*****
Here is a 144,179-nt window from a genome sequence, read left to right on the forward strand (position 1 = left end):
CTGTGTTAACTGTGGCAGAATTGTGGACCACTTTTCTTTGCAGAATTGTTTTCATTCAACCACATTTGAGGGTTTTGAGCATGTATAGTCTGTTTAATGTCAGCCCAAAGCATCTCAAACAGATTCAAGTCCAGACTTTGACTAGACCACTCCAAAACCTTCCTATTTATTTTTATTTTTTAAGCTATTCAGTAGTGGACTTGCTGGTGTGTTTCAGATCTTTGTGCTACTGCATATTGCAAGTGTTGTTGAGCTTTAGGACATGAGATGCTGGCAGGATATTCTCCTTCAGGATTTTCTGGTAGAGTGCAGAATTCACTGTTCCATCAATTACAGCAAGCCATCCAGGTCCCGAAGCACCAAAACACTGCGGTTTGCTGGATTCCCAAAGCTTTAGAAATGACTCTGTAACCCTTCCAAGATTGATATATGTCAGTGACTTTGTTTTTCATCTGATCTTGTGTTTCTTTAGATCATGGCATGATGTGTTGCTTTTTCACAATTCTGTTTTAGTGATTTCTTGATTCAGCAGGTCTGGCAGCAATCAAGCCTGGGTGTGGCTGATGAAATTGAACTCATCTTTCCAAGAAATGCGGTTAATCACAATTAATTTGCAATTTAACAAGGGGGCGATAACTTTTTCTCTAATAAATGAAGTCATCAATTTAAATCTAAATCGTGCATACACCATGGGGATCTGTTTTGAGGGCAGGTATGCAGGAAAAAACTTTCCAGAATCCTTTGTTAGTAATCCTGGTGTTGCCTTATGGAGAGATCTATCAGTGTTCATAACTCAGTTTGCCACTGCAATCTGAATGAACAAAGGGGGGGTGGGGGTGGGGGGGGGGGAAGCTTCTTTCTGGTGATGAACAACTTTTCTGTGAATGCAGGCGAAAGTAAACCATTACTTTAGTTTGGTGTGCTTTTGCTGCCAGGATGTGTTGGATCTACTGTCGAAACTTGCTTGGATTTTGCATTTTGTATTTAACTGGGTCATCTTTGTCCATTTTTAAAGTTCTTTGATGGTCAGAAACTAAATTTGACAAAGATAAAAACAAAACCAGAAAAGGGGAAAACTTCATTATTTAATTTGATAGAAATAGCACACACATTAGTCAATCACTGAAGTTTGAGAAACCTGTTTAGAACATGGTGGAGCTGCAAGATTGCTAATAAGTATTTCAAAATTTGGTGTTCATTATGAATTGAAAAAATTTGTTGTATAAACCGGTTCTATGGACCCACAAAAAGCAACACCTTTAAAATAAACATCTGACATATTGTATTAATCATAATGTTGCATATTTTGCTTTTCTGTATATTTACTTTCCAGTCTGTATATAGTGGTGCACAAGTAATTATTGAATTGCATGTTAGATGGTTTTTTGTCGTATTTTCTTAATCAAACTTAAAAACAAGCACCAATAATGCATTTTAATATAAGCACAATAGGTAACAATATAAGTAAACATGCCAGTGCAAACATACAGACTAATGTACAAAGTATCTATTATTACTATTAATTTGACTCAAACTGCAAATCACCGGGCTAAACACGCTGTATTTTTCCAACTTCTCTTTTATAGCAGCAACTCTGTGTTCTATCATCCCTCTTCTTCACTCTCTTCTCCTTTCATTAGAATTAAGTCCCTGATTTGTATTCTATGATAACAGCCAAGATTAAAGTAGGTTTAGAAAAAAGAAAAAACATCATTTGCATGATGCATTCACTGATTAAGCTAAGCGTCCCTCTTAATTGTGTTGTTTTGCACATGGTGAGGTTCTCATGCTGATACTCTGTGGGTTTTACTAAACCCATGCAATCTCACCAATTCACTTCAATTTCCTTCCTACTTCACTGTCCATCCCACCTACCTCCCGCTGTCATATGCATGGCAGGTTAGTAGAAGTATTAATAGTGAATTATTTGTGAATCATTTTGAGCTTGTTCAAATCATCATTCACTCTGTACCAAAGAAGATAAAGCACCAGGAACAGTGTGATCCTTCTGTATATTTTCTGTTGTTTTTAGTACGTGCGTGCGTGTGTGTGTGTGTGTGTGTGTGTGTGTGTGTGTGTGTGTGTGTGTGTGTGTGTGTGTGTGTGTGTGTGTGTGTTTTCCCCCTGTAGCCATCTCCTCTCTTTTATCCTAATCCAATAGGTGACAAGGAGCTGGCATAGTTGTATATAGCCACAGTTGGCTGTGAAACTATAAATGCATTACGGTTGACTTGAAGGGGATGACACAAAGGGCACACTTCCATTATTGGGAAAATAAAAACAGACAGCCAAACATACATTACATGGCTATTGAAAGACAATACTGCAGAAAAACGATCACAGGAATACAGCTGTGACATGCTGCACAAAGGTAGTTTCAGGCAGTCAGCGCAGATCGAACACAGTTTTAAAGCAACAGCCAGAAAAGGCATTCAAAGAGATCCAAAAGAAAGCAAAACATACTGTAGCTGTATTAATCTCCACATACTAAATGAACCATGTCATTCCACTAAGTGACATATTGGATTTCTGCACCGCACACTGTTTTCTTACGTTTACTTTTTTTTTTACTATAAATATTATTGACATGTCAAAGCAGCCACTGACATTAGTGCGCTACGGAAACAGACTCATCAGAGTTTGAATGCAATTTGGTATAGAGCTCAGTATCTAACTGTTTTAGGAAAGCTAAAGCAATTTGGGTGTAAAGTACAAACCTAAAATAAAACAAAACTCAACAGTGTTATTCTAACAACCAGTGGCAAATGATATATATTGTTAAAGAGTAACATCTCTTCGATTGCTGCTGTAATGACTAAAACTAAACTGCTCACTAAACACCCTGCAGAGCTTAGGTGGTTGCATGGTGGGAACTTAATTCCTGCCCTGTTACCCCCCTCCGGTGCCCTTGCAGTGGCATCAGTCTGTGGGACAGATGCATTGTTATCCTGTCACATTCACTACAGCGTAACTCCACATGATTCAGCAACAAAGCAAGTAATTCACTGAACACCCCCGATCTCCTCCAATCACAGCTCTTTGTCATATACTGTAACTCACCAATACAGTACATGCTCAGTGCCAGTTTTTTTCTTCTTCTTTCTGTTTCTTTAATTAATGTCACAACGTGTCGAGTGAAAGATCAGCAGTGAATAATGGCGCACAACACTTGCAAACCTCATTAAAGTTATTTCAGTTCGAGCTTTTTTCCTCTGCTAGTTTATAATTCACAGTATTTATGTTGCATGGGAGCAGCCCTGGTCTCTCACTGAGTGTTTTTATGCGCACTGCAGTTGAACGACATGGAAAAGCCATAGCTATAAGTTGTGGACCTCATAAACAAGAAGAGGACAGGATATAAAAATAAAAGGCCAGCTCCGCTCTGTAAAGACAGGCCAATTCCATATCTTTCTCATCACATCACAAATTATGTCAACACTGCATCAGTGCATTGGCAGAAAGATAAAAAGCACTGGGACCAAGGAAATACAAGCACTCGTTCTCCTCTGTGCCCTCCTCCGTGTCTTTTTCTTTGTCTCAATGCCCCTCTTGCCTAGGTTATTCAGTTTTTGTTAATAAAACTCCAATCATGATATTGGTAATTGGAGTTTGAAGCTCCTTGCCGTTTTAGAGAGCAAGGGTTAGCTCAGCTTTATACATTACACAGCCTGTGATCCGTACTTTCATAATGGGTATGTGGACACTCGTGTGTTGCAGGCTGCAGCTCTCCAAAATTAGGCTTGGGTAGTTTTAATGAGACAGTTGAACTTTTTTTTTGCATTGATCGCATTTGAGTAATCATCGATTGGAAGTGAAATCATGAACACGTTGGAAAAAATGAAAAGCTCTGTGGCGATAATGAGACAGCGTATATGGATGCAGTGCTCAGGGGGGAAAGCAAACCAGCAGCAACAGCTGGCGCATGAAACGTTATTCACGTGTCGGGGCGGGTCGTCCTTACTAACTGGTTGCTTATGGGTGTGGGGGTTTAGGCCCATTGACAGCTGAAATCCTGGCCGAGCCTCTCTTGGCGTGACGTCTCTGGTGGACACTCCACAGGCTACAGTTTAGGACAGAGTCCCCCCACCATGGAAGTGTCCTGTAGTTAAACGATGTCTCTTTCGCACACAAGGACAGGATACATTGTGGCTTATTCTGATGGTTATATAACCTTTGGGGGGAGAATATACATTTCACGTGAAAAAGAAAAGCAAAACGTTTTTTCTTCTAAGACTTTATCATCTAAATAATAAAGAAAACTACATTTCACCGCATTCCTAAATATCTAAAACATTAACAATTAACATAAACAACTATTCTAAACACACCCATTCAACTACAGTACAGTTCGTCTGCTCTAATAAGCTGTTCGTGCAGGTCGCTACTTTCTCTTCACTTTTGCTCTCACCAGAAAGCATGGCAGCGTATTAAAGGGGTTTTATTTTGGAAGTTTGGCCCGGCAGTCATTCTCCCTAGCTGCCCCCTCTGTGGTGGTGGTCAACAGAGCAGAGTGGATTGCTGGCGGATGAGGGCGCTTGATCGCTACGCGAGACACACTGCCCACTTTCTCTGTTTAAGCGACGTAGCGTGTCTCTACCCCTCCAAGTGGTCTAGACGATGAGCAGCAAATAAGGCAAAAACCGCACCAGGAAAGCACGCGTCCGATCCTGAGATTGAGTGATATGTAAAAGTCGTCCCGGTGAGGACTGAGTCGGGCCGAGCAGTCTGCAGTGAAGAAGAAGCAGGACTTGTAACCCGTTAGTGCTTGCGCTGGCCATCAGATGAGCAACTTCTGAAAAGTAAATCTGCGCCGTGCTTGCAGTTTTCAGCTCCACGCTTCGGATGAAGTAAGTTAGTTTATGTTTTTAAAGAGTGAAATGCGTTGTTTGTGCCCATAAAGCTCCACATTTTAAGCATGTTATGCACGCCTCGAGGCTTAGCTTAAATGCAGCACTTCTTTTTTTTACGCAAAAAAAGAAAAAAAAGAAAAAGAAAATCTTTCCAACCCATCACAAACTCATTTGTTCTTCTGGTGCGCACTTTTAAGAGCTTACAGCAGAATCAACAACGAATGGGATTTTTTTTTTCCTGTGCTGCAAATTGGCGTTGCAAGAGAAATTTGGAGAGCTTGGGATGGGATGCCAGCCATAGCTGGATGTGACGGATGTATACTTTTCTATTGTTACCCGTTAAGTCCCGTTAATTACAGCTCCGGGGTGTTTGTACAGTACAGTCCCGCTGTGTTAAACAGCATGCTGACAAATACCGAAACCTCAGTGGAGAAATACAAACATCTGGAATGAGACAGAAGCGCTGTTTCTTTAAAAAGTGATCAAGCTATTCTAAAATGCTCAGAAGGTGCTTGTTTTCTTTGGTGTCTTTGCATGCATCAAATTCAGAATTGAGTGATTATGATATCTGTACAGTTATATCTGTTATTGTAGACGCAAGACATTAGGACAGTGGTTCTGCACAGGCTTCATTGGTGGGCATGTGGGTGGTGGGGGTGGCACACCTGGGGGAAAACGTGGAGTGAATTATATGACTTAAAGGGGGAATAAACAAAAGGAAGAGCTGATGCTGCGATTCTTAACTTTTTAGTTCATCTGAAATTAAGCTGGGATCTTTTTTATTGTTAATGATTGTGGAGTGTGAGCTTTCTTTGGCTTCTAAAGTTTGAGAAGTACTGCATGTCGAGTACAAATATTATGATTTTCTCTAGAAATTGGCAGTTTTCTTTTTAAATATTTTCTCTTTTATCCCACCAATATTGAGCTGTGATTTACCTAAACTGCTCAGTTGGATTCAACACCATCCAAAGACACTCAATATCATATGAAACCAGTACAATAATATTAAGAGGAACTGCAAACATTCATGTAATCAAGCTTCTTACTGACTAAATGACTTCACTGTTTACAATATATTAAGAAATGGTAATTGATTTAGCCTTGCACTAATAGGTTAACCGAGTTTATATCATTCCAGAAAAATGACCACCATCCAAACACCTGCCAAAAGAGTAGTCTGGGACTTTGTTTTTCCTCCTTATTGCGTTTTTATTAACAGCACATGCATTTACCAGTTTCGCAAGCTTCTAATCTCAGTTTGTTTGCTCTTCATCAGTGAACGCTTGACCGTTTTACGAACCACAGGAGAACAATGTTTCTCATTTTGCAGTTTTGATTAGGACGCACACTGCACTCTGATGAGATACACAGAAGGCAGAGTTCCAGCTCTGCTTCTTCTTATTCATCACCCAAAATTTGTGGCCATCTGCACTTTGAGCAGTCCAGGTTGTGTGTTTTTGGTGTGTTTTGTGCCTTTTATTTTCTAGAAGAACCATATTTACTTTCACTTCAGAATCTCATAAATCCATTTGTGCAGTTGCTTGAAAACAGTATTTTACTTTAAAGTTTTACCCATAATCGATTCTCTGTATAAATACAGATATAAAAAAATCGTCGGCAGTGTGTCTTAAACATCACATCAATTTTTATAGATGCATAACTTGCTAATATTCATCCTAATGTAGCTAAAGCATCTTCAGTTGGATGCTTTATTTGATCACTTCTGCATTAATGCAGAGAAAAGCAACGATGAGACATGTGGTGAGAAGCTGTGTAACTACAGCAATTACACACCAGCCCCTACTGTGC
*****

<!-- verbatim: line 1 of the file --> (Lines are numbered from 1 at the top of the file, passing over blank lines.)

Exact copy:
Here is a 144,179-nt window from a genome sequence, read left to right on the forward strand (position 1 = left end):